SACRAMENTO, Calif. -- The avalanche of petitions bearing signatures of California voters who want Ross Perot's name on their presidential ballot, displayed here and in the Republican stronghold of Orange County yesterday, serves notice that he intends to wage a campaign not only on television but in neighborhoods as well.
Not since the campaign finance reform laws of 1974 and 1976, which effectively channeled presidential campaign spending into paid television and out of grass-roots politicking, has there been such a potential for the latter. Perot says more than a million signatures have been gathered, with more to come, although only 134,781 are required.
Perot's pledge to spend $100 million-plus or whatever it takes to give his supporters "a world-class campaign" has been widely interpreted to mean that he will outspend President Bush and Gov. Bill Clinton on television, which is probably true so far as that expectation goes. Bush and Clinton will be limited to about $56 million each in taxpayer funds on the condition that they neither raise nor spend campaign funds on their own. Perot, taking no federal money, is free to spend all he wants.
Increasingly since the enactment of the federal spending limits and campaign subsidy, candidates have chosen to sock the bulk of their money into paid television, leaving relatively little for grass-roots work. No matter how many volunteers a candidate can muster, it means little if they don't have the money to rent storefront offices in the neighborhoods and supply the volunteers with material to distribute. "Soft money" raised by the parties for voter registration and turnout can meet only a modest amount of this need.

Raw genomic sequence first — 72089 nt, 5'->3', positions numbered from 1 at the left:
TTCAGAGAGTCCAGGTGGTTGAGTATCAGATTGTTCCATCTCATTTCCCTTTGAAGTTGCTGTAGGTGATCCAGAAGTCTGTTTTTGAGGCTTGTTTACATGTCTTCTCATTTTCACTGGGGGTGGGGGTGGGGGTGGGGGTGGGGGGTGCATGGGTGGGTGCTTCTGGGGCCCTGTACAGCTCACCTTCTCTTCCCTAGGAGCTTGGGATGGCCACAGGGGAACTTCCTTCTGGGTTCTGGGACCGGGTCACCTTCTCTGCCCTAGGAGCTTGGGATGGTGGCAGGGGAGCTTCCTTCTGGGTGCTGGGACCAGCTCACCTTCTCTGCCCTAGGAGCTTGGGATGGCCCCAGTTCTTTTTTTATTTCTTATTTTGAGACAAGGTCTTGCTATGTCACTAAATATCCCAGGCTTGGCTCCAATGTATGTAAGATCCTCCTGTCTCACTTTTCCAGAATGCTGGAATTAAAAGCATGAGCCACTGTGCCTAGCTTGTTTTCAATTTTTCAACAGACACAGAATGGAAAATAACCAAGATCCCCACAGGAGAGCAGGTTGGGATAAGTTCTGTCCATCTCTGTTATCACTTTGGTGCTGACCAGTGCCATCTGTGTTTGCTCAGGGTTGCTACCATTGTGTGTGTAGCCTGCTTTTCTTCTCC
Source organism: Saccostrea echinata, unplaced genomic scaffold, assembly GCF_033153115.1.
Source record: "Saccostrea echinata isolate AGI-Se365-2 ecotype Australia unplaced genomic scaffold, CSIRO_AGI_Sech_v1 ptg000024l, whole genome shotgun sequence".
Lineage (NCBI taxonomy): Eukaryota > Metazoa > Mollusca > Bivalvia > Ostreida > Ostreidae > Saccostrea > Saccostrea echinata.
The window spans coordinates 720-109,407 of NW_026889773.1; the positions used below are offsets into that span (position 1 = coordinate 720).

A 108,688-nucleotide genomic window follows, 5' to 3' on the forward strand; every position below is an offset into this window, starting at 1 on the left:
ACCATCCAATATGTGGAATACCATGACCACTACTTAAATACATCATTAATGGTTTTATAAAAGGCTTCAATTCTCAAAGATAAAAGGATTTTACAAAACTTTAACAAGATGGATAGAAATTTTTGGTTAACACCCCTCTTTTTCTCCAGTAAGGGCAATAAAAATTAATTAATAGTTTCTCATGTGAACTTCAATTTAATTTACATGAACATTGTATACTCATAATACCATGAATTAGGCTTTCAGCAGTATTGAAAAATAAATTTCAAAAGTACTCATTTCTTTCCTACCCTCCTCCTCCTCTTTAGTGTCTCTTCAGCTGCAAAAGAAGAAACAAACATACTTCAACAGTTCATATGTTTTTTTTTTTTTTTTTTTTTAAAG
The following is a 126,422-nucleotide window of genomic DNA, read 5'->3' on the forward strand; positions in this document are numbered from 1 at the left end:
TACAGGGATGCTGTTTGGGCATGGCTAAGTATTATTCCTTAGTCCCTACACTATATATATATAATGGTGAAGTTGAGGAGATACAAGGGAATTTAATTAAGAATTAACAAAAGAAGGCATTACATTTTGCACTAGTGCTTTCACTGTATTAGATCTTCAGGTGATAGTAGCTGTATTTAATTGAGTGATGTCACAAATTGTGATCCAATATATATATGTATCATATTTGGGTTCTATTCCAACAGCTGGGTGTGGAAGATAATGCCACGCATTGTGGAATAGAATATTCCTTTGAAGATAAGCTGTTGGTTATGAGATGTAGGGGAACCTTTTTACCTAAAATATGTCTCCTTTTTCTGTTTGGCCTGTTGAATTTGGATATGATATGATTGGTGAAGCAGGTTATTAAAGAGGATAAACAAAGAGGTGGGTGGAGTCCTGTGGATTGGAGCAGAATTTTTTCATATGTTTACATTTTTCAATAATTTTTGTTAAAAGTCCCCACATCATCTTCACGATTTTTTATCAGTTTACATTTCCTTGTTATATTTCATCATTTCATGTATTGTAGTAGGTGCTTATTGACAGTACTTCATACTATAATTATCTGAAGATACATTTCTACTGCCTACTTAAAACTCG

If Perot lives up to his word, that will not be a problem for him. And putting the presidential campaign back in the nation's neighborhoods, with local residents enthusiastically thumping for him, offers the hope of driving out the apathy and cynicism that has gripped American politics in the era of campaign-by-television.
It is ironic that just as Clinton and Bush are catching on to Perot's crafty use of television entertainment talk shows to bypass the critical press, he appears to have the capacity through his money and volunteer manpower to go beyond television communication and put politics back on Main Street.
Not all of the million-plus voters said to have signed Perot ballot petitions in California are ready, to be sure, to work in the local vineyards for Perot, but many thousands here and across the country are doing it now and say they will continue through Election Day.
Much depends, no doubt, on whether Perot can maintain his credibility with them as the heat of campaign discussion and debate intensifies, but so far he has shown great cunning in dodging pesky press questions.
A big question in California is whether volunteers can pull off a presidential campaign outside any party apparatus in such a vast state. The conventional wisdom in California is that its size makes extensive grass-roots campaigning fruitless, and that the only sensible approach is to go for more bang for the available buck -- on television. But with all the bucks Perot says he will make available, it may be another story.
In the 1984 Democratic primary, Gary Hart attempted to organize at the congressional district level and he did fairly well. In 1988, Michael Dukakis tried a limited grass-roots approach but lost, though narrowly, to Bush. When former Gov. Jerry Brown was the California Democratic chairman, he had dreams of doing the same, but the effort fell far short.
Perot isn't the first candidate running as a non-politician who has excited voters at the grass-roots level. Television evangelist Pat Robertson succeeded for a time in 1988 before running out of money and credibility. But Robertson never led a national poll as Perot does today, as well as being ahead in the most recent Los Angeles Times poll in California. It had Perot at 39 percent to 26 percent for Clinton and 25 percent for Bush, who appears to need a split of the strong anti-Bush vote here between Perot and Clinton to have a chance to carry critical California.
Getting on the ballot is only a first step, but the potential campaign manpower it offers is enough to keep Bush and Clinton awake nights figuring how to counter it on their limited budgets.